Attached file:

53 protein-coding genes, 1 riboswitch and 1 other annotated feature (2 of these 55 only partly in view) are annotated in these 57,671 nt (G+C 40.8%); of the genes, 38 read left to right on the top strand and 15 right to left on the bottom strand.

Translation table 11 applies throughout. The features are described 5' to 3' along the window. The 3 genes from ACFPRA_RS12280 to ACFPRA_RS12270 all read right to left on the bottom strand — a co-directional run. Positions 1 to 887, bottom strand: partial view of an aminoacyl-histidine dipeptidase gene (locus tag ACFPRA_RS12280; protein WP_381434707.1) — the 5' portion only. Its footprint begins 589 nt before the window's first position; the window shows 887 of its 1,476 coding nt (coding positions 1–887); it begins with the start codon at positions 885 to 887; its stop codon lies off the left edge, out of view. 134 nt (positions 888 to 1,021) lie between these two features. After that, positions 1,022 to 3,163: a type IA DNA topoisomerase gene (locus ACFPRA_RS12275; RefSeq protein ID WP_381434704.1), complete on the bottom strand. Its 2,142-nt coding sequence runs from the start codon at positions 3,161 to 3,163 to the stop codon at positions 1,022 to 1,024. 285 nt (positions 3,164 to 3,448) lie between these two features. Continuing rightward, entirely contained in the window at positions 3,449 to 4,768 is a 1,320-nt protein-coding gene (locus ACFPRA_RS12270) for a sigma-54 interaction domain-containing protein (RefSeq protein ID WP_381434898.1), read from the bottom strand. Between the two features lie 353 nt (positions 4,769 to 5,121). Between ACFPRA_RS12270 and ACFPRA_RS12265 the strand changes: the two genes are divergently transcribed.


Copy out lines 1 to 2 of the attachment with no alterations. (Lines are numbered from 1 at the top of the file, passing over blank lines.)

53 protein-coding genes, 1 riboswitch and 1 other annotated feature (2 of these 55 only partly in view) are annotated in these 57,671 nt (G+C 40.8%); of the genes, 38 read left to right on the top strand and 15 right to left on the bottom strand.

Translation table 11 applies throughout. The features are described 5' to 3' along the window. The 3 genes from ACFPRA_RS12280 to ACFPRA_RS12270 all read right to left on the bottom strand — a co-directional run. Positions 1 to 887, bottom strand: partial view of an aminoacyl-histidine dipeptidase gene (locus tag ACFPRA_RS12280; protein WP_381434707.1) — the 5' portion only. Its footprint begins 589 nt before the window's first position; the window shows 887 of its 1,476 coding nt (coding positions 1–887); it begins with the start codon at positions 885 to 887; its stop codon lies off the left edge, out of view. 134 nt (positions 888 to 1,021) lie between these two features. After that, positions 1,022 to 3,163: a type IA DNA topoisomerase gene (locus ACFPRA_RS12275; RefSeq protein ID WP_381434704.1), complete on the bottom strand. Its 2,142-nt coding sequence runs from the start codon at positions 3,161 to 3,163 to the stop codon at positions 1,022 to 1,024. 285 nt (positions 3,164 to 3,448) lie between these two features. Continuing rightward, entirely contained in the window at positions 3,449 to 4,768 is a 1,320-nt protein-coding gene (locus ACFPRA_RS12270) for a sigma-54 interaction domain-containing protein (RefSeq protein ID WP_381434898.1), read from the bottom strand. Between the two features lie 353 nt (positions 4,769 to 5,121). Between ACFPRA_RS12270 and ACFPRA_RS12265 the strand changes: the two genes are divergently transcribed.